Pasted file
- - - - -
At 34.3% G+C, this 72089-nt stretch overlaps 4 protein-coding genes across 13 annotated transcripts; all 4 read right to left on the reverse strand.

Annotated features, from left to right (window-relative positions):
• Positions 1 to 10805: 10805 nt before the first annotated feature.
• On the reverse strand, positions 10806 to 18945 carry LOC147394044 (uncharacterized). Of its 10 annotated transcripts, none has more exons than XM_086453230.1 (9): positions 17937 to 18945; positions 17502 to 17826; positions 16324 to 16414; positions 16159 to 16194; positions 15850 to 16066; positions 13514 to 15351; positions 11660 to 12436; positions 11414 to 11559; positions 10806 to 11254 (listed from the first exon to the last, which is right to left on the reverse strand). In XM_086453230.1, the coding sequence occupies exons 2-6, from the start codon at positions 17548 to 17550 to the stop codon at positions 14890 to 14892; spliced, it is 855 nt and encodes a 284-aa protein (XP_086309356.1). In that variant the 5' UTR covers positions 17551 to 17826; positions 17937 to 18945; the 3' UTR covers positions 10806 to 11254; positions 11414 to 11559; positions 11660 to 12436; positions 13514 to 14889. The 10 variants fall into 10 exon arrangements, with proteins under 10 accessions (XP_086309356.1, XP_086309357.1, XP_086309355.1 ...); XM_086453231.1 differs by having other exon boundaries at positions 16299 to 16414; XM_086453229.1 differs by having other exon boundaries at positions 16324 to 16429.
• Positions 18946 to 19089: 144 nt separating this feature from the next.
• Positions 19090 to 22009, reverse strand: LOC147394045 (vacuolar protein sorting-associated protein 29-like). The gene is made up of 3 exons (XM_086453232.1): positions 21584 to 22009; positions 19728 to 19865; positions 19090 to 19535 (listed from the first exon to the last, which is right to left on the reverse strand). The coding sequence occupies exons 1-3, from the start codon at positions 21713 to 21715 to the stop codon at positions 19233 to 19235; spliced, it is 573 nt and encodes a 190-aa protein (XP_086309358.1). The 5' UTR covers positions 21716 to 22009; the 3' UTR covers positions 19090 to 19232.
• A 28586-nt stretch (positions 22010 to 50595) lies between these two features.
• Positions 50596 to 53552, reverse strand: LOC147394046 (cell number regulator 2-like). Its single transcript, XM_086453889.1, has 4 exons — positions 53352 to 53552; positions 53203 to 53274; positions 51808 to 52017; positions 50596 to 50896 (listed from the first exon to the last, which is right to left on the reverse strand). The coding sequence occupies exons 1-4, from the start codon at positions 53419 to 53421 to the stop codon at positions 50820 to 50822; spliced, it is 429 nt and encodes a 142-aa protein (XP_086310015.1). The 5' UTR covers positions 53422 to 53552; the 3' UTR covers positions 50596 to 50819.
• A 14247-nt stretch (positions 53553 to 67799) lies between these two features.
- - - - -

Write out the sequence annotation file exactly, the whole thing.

At 34.3% G+C, this 72089-nt stretch overlaps 4 protein-coding genes across 13 annotated transcripts; all 4 read right to left on the reverse strand.

Annotated features, from left to right (window-relative positions):
• Positions 1 to 10805: 10805 nt before the first annotated feature.
• On the reverse strand, positions 10806 to 18945 carry LOC147394044 (uncharacterized). Of its 10 annotated transcripts, none has more exons than XM_086453230.1 (9): positions 17937 to 18945; positions 17502 to 17826; positions 16324 to 16414; positions 16159 to 16194; positions 15850 to 16066; positions 13514 to 15351; positions 11660 to 12436; positions 11414 to 11559; positions 10806 to 11254 (listed from the first exon to the last, which is right to left on the reverse strand). In XM_086453230.1, the coding sequence occupies exons 2-6, from the start codon at positions 17548 to 17550 to the stop codon at positions 14890 to 14892; spliced, it is 855 nt and encodes a 284-aa protein (XP_086309356.1). In that variant the 5' UTR covers positions 17551 to 17826; positions 17937 to 18945; the 3' UTR covers positions 10806 to 11254; positions 11414 to 11559; positions 11660 to 12436; positions 13514 to 14889. The 10 variants fall into 10 exon arrangements, with proteins under 10 accessions (XP_086309356.1, XP_086309357.1, XP_086309355.1 ...); XM_086453231.1 differs by having other exon boundaries at positions 16299 to 16414; XM_086453229.1 differs by having other exon boundaries at positions 16324 to 16429.
• Positions 18946 to 19089: 144 nt separating this feature from the next.
• Positions 19090 to 22009, reverse strand: LOC147394045 (vacuolar protein sorting-associated protein 29-like). The gene is made up of 3 exons (XM_086453232.1): positions 21584 to 22009; positions 19728 to 19865; positions 19090 to 19535 (listed from the first exon to the last, which is right to left on the reverse strand). The coding sequence occupies exons 1-3, from the start codon at positions 21713 to 21715 to the stop codon at positions 19233 to 19235; spliced, it is 573 nt and encodes a 190-aa protein (XP_086309358.1). The 5' UTR covers positions 21716 to 22009; the 3' UTR covers positions 19090 to 19232.
• A 28586-nt stretch (positions 22010 to 50595) lies between these two features.
• Positions 50596 to 53552, reverse strand: LOC147394046 (cell number regulator 2-like). Its single transcript, XM_086453889.1, has 4 exons — positions 53352 to 53552; positions 53203 to 53274; positions 51808 to 52017; positions 50596 to 50896 (listed from the first exon to the last, which is right to left on the reverse strand). The coding sequence occupies exons 1-4, from the start codon at positions 53419 to 53421 to the stop codon at positions 50820 to 50822; spliced, it is 429 nt and encodes a 142-aa protein (XP_086310015.1). The 5' UTR covers positions 53422 to 53552; the 3' UTR covers positions 50596 to 50819.
• A 14247-nt stretch (positions 53553 to 67799) lies between these two features.